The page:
At 15 Daniel Wurst Was Running a Wastewater Treatment Plant. It Was a Door That Opened After His Parents Died.

From the humblest of beginnings, Daniel Wurst built a long, successful and award-winning career in the clean-water business.

At 15 Daniel Wurst Was Running a Wastewater Treatment Plant. It Was a Door That Opened After His Parents Died.

The team at the Telford Borough Authority includes, from left, Warren Harris, collections foreman; Gary Yoder, public works director; William Mattson, operator; Daniel Wurst, wastewater superintendent; and William McCue, operator.

Daniel Wurst was young when he started his career. At 15 he was running a wastewater treatment plant. It was a door that opened because his parents died.

“I was the youngest in my family,” he says. “I had a brother who was in his 30s when my parents died. All my cousins were out of the house. My aunts and uncles weren’t ready to get back into raising a teenager. But God opens doors.”

His door was Christ’s Home orphanage in Warminister, Pennsylvania, where Wurst went to live at age 13. “I was the only true orphan there. Most of the kids at least had one parent alive, but there were issues like drug addict parents or drunks. If I hadn’t been at Christ’s Home, I probably wouldn’t have been in wastewater. I never thought of it as a career. I thought of it as, oh, I get out of the dorm for an hour. And I was always wanting to learn something new.”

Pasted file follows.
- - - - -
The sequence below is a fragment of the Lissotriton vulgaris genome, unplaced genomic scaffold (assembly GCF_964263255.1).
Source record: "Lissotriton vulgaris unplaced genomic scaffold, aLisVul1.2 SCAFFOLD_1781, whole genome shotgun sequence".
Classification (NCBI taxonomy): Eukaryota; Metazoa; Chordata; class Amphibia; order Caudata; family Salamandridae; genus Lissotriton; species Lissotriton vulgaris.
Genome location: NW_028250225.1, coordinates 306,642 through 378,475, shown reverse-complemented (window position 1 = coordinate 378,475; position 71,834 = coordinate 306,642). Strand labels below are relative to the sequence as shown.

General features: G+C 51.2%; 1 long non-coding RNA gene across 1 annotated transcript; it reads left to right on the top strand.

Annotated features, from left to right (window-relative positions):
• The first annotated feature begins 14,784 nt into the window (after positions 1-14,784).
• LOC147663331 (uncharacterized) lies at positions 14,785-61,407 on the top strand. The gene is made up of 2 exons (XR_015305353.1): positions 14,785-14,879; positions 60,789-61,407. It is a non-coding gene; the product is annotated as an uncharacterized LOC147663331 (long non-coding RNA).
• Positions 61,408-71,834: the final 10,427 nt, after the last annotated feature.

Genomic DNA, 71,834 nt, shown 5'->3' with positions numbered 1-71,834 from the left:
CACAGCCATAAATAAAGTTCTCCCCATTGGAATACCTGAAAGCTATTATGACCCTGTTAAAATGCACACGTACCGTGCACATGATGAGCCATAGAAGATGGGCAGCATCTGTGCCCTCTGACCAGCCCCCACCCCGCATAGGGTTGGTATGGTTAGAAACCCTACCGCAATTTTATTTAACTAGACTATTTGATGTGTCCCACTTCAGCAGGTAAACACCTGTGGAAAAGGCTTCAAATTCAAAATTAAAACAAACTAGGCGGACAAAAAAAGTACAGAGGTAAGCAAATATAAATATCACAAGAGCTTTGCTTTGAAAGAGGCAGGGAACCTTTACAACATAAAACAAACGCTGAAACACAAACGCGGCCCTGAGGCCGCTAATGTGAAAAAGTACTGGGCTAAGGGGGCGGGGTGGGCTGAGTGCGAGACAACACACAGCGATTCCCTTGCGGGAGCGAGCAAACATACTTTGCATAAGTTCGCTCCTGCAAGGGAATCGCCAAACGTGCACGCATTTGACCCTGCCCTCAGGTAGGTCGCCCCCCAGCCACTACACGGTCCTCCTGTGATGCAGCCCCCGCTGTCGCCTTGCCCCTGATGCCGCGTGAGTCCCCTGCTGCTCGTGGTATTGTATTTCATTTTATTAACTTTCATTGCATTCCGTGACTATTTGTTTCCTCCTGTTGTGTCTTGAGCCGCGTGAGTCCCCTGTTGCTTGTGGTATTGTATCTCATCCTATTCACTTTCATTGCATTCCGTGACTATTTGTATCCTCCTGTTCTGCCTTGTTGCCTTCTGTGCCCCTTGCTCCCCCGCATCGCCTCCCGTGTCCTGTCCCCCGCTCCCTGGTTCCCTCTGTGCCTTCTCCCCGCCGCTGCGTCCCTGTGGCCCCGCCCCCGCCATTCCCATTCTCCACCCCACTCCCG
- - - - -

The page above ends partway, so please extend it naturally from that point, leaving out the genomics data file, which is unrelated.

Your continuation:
Wurst eventually moved on to much bigger things. Today he is wastewater superintendent at the Telford (Pennsylvania) Borough Authority, and the contract operator of several small treatment facilities in his general area.

He’s also the recipient of the Eastern Pennsylvania Water Pollution Control Operators Association’s 2020 Daniel H. Treat Memorial Supervisory Award (facilities less than 2 mgd) for sharing his knowledge of the industry. In 2013 he received the association’s the A.E. “Bud” Fricker Individual Service Award.